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Re: [sddwg] the need for a glossary

From: Ed Parsons <eparsons@google.com>
Date: Mon, 23 Feb 2015 19:20:34 +0000
Message-ID: <CAHrFjc=T6Lr=F_T6M-cP_q0YXomJLqU-N+rVUg7ST1eg1RzPwA@mail.gmail.com>
To: "Frans Knibbe | Geodan" <frans.knibbe@geodan.nl>, public-sdw-wg@w3.org
Thanks Frans,  + 1 to synonyms and examples

Ed

On Mon Feb 23 2015 at 17:00:07 Frans Knibbe | Geodan <frans.knibbe@geodan.nl>
wrote:

>  Hello Kerry, all,
>
> How nice to have a glossary already. I have tried to expand the glossary
> (added the term 'spatial thing') , and have come up with the following
> issues/questions:
>
>    1. I like to link things, so I placed an anchor at the new term so it
>    can be linked to. I used the "Generic anchor" described here
>    <http://meta.wikimedia.org/wiki/Help:Link#Manual_anchors>. Is that the
>    way we should create anchors? Note that if we let terms be headings,
>    anchors and a table of contents will be created automatically.
>     2. I have placed an anchor at the term Location
>    <https://www.w3.org/2015/spatial/wiki/Glossary_of_terms#location> too,
>    so I could link to that definition. Is that OK?
>     3. I would like to expand the description of the term Location
>    <https://www.w3.org/2015/spatial/wiki/Glossary_of_terms#location>.
>    Specifically, I would like to link to the definitions in dcterms
>    <http://dublincore.org/documents/dcmi-terms/#terms-Location> and locn
>    <http://www.w3.org/ns/locn#dcterms:Location>. Is it OK to expand the
>    description proposed by Kerry for such a thing? In other words: at what
>    time should and alternative definition be made?
>     4. I felt the need to list equivalent terms (synonyms) and examples.
>    I placed those in the Definition column, but it would make more sense to me
>    have different columns in the table for that, or some other kind of
>    separation.
>
>  Regards,
>  Frans
>
>
> On 2015-02-23 13:03, Kerry.Taylor@csiro.au wrote:
>
>  SDW people,
>
> In order to help us to talk about “approximately the same things”, I have
> started a wiki glossary page --
> http://www.w3.org/2015/spatial/wiki/Glossary_of_terms.
>
>
>
> I hope that this will enable us to share alternative definitions and to
> act as a point of reference when we are talking about things.  It would not
> be a good idea if developing this glossary distracts us from the main game
> of the working group deliverables.  I have tried to  suggest how it should
> be used above the glossary list itself on the wiki.  In particular, I do
> not think that  we should strive to reach agreement on the meanings of
> these definitions.
>
>
>
> Please populate it!
>
>
>
> Kerry
>
>
>
>
>
> *From:* Frans Knibbe | Geodan [mailto:frans.knibbe@geodan.nl
> <frans.knibbe@geodan.nl>]
> *Sent:* Monday, 23 February 2015 9:46 PM
> *To:* public-sdw-wg@w3.org
> *Subject:* Re: Spatial context
>
>
>
> On 2015-02-21 19:38, Krzysztof Janowicz wrote:
>
>  Hi,
>
>
>  This discussion seems to point at an important requirement for our work,
> which may or may not be derived from use cases, but still is important: We
> need clear and universal semantics.
>
>
> IMHO, this has been tried in the realm of philosophical ontology for 2500+
> years and we are not there yet. Language simply does not work that way. In
> information ontology we want to restrict the meaning of domain vocabulary
> towards its intended interpretation. Today's semantic web technologies, for
> instance, are meant to uncover similarities and differences by providing a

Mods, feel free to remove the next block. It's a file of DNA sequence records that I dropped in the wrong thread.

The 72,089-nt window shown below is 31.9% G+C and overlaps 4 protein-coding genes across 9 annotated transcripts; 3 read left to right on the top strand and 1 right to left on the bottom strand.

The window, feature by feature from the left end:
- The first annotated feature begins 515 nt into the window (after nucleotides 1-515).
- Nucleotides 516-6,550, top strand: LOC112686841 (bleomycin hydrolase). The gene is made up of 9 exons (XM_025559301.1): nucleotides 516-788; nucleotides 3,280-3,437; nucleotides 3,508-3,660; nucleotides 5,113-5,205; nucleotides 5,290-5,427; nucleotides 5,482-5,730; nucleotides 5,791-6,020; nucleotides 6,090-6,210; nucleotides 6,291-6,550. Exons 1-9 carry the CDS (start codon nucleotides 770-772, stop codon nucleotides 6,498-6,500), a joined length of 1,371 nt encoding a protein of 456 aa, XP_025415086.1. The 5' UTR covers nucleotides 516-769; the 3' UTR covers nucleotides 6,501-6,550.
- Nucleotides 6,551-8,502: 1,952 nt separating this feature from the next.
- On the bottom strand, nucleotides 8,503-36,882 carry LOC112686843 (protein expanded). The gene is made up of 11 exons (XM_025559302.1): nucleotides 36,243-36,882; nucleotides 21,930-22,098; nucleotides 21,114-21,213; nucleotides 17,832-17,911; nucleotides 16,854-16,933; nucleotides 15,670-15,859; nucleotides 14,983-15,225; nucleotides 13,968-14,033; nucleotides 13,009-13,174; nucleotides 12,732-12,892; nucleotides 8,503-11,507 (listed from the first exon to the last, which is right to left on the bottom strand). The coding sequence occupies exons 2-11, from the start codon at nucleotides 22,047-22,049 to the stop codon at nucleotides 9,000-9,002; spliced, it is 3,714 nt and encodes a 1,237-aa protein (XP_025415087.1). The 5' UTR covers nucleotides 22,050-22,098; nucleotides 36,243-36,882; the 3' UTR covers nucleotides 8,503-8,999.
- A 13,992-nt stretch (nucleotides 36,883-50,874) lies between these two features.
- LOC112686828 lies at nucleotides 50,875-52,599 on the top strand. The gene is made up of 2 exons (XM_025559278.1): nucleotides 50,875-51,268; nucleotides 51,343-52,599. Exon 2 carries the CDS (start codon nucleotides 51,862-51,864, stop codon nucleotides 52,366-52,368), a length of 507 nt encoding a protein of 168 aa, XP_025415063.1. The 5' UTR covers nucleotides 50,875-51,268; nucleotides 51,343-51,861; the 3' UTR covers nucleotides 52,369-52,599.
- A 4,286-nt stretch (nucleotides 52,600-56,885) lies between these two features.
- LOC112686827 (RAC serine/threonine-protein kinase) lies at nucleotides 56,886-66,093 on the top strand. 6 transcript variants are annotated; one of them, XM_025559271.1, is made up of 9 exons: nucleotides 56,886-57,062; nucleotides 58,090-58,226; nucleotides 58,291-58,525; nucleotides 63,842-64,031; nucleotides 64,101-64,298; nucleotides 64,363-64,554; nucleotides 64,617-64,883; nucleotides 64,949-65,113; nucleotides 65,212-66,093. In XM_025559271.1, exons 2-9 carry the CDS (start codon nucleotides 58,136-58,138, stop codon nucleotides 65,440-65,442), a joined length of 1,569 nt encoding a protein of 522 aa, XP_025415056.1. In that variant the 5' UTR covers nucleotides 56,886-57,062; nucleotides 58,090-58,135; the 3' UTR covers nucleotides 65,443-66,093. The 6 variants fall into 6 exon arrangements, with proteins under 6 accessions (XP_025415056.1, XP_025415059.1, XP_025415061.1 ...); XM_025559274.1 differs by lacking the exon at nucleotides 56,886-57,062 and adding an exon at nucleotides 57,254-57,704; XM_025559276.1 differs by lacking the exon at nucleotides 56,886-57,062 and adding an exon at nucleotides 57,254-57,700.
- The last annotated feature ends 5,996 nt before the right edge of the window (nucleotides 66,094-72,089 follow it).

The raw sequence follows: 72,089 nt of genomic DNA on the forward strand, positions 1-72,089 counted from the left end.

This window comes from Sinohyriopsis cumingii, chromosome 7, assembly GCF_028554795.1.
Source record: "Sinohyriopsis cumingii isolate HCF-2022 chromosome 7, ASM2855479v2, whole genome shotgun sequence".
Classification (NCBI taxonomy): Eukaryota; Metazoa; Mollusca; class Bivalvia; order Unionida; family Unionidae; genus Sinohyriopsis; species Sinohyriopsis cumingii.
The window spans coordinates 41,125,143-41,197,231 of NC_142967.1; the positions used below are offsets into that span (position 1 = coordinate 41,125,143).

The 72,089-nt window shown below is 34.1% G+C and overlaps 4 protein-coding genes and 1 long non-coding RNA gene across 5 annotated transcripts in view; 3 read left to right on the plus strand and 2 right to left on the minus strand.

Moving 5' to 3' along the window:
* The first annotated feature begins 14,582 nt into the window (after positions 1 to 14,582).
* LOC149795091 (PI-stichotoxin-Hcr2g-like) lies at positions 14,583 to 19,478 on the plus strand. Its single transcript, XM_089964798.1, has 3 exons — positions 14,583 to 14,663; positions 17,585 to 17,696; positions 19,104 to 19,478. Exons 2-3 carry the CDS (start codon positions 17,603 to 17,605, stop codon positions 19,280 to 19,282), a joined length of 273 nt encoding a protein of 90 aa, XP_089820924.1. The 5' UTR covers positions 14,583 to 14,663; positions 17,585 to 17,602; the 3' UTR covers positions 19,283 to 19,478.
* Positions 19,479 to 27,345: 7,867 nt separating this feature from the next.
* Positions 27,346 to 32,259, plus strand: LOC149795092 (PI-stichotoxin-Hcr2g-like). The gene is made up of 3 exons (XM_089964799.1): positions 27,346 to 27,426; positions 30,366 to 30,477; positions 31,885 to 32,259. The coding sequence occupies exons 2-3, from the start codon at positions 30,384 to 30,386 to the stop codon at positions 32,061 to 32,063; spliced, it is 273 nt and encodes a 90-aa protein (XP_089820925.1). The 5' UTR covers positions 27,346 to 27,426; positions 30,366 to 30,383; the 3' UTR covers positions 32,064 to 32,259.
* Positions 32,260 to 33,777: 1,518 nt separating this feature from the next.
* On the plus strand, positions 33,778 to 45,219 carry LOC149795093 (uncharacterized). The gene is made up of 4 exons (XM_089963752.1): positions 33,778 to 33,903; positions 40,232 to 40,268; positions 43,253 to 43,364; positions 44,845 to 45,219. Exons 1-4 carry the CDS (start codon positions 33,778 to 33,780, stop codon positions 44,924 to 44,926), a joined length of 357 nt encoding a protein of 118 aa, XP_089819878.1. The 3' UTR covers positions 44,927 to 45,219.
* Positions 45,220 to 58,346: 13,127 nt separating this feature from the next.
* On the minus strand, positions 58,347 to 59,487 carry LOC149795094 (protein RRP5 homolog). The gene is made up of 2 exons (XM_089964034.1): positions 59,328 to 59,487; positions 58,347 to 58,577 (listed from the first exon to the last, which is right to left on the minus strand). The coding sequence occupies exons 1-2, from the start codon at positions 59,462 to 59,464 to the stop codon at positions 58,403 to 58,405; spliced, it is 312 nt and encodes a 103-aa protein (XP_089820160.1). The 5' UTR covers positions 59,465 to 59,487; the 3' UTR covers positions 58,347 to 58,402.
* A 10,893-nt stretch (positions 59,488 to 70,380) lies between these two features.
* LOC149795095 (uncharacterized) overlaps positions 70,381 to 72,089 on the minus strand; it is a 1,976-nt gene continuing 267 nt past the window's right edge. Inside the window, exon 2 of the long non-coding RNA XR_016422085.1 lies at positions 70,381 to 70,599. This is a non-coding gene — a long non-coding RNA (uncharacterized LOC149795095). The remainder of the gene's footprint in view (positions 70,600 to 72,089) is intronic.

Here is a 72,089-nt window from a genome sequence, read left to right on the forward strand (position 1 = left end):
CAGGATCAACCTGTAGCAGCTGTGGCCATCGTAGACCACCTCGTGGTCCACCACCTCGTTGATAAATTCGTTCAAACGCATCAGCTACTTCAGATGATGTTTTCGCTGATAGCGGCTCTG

> formal axiomatization of the used terminology to foster interoperability,
> not to arrive at some sort of 'truth' (i.e., universal semantics).
>
> Actually, I was thinking about universal semantics in the sense of a
> widely accepted web ontology. Perhaps we will not succeed in completely
> harmonizing all the different ontologies for spatial data that exist now,
> but if we somehow could work towards web semantics for spatial data that
> describe some basic concepts (spatial resource, location, coverage, ...)
> that bear the mark of approval from both OGC and W3C, that would be a huge
> success. All new and existing vocabularies that have something spatial
> could  then make use of those definitions, creating a base level of
> interoperability. One data publisher might like to publish spatial data as
> WKT geometry, the other might publish spatial data as post addresses, but
> still humans and software would be able to combine the data because they
> would be based on a common definition of 'a spatial resource'.
>
> These universal web semantics for spatial data that I am thinking of do
> not necessarily have to come in the shape of a new vocabulary. It could
> also be an improvement of an existing vocabulary like GeoSPARQL or  the
> Location Core Vocabulary.
>
> I think having a simple glossary, with definitions in human language, a
> few examples, and links to existing definitions could be a good starting
> point for formalized universal web semantics.
>
>
>
>
>  What makes a thing spatial? Does it have to have geometry? Does it have
> to have three dimensions? Does it need to be a terrestial object? Does it
> need to be non-fictional? All these things are debatable, but rather than
> debate them it would be good to have agreed upon semantics.
>
>
> I tried to make this point during our call by introducing the
> platial/placial notion but maybe I was not clear enough. I would suggest
> not to confuse spatial with geometry and explicitly include the notion of
> place into our scope. Otherwise we would not be able to address many
> relevant spatial search problems like vague regions. This nice paper
> "Montello, Daniel R., Alinda Friedman, and Daniel W. Phillips. "Vague
> cognitive regions in geography and geographic information science." *International
> Journal of Geographical Information Science* 28.9 (2014): 1802-1820."